Alaska is the largest state in the USA, situated northwest of Canada on a peninsula that extends toward Russia. The arctic climate in the state is far too cold for reliable viticulture, and most Alaskan wines are made from fruits such as rhubarb and salmonberries, honey in the form of mead, or grape juice imported from other parts of the world. Despite being the largest state in the USA, covering almost 665,000 square miles (1,720,000 sq km), it has a very small number of wineries and is better known as a source of beer and vodka.
Alaska extends between latitudes 55°N and 70°N, from the edge of the Pacific Ocean in the south to the Arctic Sea, which lies along Alaska's northern coast. These latitudes – a similar distance from the Equator as the Scandinavian countries of Norway and Sweden – are not associated with viticulture. Alaska is no exception to this as the only grapes that are grown successfully here are cultivated in greenhouses.
The climate in Alaska ranges from oceanic along the south coast and the southern 'Panhandle' to continental in the heavily forested interior of the state and to arctic on the northern shores. Because terroir is not a consideration in Alaska, wineries are free to place themselves where there is a market for their wares, and most wine production takes place in the south, around the city of Anchorage and on Kodiak Island.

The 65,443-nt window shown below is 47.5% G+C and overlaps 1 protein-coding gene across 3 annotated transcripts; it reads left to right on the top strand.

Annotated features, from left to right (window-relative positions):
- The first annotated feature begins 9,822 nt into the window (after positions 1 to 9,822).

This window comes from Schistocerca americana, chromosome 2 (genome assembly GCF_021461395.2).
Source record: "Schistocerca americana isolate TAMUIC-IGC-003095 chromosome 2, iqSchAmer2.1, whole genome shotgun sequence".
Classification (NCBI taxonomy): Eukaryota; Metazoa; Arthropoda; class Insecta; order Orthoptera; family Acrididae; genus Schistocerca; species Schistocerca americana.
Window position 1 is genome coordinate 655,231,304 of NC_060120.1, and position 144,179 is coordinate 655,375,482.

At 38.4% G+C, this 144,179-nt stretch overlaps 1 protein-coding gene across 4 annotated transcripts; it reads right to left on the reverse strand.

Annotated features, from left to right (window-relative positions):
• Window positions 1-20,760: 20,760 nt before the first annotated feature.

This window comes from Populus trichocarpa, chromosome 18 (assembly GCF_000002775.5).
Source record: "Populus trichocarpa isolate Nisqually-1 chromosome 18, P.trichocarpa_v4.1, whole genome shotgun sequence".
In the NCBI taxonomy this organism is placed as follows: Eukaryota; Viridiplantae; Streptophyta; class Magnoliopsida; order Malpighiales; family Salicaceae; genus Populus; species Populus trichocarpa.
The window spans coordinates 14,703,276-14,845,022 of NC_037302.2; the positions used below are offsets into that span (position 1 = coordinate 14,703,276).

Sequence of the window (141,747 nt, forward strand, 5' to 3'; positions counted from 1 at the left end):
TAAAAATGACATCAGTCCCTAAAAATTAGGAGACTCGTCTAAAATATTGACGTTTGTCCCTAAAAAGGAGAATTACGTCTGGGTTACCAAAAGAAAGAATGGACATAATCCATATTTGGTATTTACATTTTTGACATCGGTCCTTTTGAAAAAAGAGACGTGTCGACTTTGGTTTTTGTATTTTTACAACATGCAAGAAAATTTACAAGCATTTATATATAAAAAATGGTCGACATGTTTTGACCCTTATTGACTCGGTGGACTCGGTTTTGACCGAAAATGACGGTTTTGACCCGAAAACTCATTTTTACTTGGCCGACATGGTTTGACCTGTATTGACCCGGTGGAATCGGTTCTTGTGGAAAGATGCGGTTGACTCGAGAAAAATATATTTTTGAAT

Some commentators have suggested that climate change could one day make Alaska suitable for viticulture, particularly along the southern coast where the temperature-moderating effects of the Pacific Ocean could lengthen the growing season. Whether this happens remains to be seen as at present, there are no wines made from grapes grown in Alaska in a traditional vineyard.